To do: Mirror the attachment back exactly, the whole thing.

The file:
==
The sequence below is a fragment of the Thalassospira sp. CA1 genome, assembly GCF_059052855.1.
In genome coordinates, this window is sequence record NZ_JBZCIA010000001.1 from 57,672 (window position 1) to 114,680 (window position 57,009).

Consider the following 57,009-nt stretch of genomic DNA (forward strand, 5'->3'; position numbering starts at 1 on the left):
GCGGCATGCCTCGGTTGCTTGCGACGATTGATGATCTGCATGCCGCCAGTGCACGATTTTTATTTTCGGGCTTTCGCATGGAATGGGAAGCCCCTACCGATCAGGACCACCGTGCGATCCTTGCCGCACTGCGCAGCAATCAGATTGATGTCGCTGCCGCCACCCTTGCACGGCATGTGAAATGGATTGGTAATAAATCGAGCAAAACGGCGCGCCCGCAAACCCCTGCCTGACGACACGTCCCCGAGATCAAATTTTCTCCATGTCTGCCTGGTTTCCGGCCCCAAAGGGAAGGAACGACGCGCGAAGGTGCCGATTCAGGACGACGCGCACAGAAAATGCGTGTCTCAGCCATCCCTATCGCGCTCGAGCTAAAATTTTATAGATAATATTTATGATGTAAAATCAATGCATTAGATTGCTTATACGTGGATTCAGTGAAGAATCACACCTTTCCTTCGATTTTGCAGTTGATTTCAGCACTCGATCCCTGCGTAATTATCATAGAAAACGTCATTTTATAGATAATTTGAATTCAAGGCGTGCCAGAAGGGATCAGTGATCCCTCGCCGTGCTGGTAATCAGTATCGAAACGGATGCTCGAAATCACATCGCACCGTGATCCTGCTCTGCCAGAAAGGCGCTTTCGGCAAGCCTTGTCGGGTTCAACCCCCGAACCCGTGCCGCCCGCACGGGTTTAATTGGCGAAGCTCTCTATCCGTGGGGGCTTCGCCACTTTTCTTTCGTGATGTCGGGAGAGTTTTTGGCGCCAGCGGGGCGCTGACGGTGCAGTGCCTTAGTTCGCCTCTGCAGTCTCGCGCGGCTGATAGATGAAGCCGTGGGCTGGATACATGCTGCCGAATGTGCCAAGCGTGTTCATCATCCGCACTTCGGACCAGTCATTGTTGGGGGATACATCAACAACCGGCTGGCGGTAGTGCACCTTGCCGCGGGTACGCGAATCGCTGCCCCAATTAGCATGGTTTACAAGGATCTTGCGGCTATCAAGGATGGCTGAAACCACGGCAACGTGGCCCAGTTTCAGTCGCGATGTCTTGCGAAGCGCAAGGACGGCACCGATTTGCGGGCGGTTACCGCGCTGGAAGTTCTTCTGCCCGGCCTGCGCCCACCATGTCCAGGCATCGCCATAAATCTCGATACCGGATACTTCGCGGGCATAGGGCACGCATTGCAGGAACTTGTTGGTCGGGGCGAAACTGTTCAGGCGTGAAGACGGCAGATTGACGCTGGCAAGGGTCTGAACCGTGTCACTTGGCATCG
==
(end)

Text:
The sequence below is a fragment of the Thalassospira sp. CA1 genome, assembly GCF_059052855.1.
In genome coordinates, this window is sequence record NZ_JBZCIA010000001.1 from 57,672 (window position 1) to 114,680 (window position 57,009).

Consider the following 57,009-nt stretch of genomic DNA (forward strand, 5'->3'; position numbering starts at 1 on the left):
GCGGCATGCCTCGGTTGCTTGCGACGATTGATGATCTGCATGCCGCCAGTGCACGATTTTTATTTTCGGGCTTTCGCATGGAATGGGAAGCCCCTACCGATCAGGACCACCGTGCGATCCTTGCCGCACTGCGCAGCAATCAGATTGATGTCGCTGCCGCCACCCTTGCACGGCATGTGAAATGGATTGGTAATAAATCGAGCAAAACGGCGCGCCCGCAAACCCCTGCCTGACGACACGTCCCCGAGATCAAATTTTCTCCATGTCTGCCTGGTTTCCGGCCCCAAAGGGAAGGAACGACGCGCGAAGGTGCCGATTCAGGACGACGCGCACAGAAAATGCGTGTCTCAGCCATCCCTATCGCGCTCGAGCTAAAATTTTATAGATAATATTTATGATGTAAAATCAATGCATTAGATTGCTTATACGTGGATTCAGTGAAGAATCACACCTTTCCTTCGATTTTGCAGTTGATTTCAGCACTCGATCCCTGCGTAATTATCATAGAAAACGTCATTTTATAGATAATTTGAATTCAAGGCGTGCCAGAAGGGATCAGTGATCCCTCGCCGTGCTGGTAATCAGTATCGAAACGGATGCTCGAAATCACATCGCACCGTGATCCTGCTCTGCCAGAAAGGCGCTTTCGGCAAGCCTTGTCGGGTTCAACCCCCGAACCCGTGCCGCCCGCACGGGTTTAATTGGCGAAGCTCTCTATCCGTGGGGGCTTCGCCACTTTTCTTTCGTGATGTCGGGAGAGTTTTTGGCGCCAGCGGGGCGCTGACGGTGCAGTGCCTTAGTTCGCCTCTGCAGTCTCGCGCGGCTGATAGATGAAGCCGTGGGCTGGATACATGCTGCCGAATGTGCCAAGCGTGTTCATCATCCGCACTTCGGACCAGTCATTGTTGGGGGATACATCAACAACCGGCTGGCGGTAGTGCACCTTGCCGCGGGTACGCGAATCGCTGCCCCAATTAGCATGGTTTACAAGGATCTTGCGGCTATCAAGGATGGCTGAAACCACGGCAACGTGGCCCAGTTTCAGTCGCGATGTCTTGCGAAGCGCAAGGACGGCACCGATTTGCGGGCGGTTACCGCGCTGGAAGTTCTTCTGCCCGGCCTGCGCCCACCATGTCCAGGCATCGCCATAAATCTCGATACCGGATACTTCGCGGGCATAGGGCACGCATTGCAGGAACTTGTTGGTCGGGGCGAAACTGTTCAGGCGTGAAGACGGCAGATTGACGCTGGCAAGGGTCTGAACCGTGTCACTTGGCATCG